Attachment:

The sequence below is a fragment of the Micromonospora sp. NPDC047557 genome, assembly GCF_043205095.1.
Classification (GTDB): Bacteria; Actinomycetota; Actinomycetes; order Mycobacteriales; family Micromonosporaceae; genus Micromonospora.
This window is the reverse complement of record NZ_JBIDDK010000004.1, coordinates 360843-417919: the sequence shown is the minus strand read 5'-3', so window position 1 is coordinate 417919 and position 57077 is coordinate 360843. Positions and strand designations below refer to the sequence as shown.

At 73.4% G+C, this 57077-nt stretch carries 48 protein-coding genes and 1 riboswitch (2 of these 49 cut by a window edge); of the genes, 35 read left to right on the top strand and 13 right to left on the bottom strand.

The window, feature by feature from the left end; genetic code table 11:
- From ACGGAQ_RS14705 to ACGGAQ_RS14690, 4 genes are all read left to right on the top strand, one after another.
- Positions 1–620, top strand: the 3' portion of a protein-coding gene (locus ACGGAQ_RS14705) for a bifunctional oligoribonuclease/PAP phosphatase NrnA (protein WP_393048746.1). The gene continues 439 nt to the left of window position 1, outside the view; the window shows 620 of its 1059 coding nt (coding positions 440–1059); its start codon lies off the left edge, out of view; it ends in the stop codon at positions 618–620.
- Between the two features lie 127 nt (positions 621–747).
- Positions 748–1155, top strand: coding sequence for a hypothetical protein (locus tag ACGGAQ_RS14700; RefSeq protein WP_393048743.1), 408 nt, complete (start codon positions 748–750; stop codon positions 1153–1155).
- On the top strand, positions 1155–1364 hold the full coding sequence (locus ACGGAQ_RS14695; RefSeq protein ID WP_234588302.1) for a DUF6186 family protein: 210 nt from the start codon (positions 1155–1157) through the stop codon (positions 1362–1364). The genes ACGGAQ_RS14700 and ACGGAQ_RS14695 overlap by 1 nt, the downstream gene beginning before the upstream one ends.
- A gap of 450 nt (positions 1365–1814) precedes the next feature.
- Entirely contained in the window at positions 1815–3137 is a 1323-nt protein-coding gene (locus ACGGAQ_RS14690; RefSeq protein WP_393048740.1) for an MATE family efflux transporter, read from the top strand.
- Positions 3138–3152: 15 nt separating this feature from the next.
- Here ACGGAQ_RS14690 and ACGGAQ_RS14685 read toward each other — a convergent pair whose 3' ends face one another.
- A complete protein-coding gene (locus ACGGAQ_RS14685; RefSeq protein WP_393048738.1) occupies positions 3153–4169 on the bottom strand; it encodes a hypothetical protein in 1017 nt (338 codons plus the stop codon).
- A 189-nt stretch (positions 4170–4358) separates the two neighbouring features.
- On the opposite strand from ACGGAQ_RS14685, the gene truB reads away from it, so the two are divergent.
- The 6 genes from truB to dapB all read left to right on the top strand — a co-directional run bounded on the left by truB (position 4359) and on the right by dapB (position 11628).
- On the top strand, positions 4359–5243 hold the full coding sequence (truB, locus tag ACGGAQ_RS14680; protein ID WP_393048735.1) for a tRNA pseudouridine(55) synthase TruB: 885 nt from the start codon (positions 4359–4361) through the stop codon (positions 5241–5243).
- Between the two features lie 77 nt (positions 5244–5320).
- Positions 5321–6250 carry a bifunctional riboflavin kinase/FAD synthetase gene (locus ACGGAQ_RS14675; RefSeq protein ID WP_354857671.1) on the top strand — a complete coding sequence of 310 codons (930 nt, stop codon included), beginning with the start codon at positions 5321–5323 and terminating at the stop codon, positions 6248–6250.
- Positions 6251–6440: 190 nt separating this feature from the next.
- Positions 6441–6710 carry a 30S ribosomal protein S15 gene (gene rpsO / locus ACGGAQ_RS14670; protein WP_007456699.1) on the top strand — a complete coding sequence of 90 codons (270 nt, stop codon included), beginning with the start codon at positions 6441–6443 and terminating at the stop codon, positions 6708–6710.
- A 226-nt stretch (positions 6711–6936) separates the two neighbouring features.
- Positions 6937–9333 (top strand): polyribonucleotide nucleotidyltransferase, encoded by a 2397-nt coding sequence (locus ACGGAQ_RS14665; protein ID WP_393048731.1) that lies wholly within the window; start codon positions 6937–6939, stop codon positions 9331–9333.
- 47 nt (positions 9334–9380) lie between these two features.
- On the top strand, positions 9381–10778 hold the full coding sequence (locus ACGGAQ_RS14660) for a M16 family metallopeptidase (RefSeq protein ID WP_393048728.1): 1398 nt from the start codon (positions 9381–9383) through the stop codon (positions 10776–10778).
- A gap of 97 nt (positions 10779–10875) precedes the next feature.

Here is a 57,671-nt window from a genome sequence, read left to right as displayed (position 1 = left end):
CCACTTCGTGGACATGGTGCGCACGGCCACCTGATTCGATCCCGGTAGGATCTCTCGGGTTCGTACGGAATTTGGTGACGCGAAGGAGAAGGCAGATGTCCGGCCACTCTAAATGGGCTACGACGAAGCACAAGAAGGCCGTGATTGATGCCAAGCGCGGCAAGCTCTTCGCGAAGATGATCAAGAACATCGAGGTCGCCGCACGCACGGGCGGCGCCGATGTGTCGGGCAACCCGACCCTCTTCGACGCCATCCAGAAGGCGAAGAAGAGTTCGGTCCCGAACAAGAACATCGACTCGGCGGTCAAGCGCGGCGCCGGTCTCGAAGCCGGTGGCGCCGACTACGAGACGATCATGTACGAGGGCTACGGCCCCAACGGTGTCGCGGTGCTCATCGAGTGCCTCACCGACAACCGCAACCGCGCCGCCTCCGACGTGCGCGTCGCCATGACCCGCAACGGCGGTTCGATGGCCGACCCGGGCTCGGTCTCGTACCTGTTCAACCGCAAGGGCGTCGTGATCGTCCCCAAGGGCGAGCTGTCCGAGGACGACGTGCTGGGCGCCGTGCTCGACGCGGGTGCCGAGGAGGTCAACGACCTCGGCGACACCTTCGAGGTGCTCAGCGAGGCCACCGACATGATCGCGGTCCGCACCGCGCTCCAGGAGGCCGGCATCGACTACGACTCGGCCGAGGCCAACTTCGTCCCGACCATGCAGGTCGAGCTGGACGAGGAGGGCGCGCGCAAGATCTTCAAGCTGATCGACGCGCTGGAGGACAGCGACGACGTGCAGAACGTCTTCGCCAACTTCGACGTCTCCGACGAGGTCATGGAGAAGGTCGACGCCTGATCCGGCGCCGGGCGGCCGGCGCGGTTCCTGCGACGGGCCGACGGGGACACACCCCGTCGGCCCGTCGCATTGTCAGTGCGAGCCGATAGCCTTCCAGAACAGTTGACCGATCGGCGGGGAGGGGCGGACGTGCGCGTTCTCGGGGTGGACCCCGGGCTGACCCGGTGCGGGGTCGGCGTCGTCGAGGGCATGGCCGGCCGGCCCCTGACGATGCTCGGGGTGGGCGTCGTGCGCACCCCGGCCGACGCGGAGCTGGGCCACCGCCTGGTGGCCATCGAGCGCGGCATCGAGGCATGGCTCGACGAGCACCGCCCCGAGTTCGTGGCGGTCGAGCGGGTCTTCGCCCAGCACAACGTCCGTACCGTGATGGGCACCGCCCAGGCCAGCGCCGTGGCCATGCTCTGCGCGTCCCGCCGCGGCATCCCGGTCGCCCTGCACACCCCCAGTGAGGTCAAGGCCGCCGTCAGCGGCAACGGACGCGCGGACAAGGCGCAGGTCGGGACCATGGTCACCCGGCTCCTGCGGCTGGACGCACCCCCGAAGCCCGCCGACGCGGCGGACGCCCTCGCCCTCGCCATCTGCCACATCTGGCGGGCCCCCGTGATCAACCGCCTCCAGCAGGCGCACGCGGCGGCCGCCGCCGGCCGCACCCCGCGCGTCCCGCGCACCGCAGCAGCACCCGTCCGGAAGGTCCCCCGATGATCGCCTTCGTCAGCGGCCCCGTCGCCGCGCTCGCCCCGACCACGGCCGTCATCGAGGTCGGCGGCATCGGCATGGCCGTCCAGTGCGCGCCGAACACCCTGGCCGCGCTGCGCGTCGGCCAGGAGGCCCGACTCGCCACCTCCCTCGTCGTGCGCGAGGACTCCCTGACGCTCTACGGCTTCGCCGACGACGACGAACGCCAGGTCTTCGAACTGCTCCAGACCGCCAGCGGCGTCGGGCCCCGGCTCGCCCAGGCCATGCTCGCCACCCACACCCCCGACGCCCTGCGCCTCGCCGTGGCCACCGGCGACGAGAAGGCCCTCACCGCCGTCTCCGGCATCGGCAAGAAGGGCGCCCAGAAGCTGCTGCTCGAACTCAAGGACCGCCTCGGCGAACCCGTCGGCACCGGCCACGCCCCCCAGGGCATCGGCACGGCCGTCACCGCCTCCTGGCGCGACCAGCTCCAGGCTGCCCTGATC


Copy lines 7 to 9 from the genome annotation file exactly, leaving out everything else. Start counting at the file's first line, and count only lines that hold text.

- Positions 1–620, top strand: the 3' portion of a protein-coding gene (locus ACGGAQ_RS14705) for a bifunctional oligoribonuclease/PAP phosphatase NrnA (protein WP_393048746.1). The gene continues 439 nt to the left of window position 1, outside the view; the window shows 620 of its 1059 coding nt (coding positions 440–1059); its start codon lies off the left edge, out of view; it ends in the stop codon at positions 618–620.
- Between the two features lie 127 nt (positions 621–747).
- Positions 748–1155, top strand: coding sequence for a hypothetical protein (locus tag ACGGAQ_RS14700; RefSeq protein WP_393048743.1), 408 nt, complete (start codon positions 748–750; stop codon positions 1153–1155).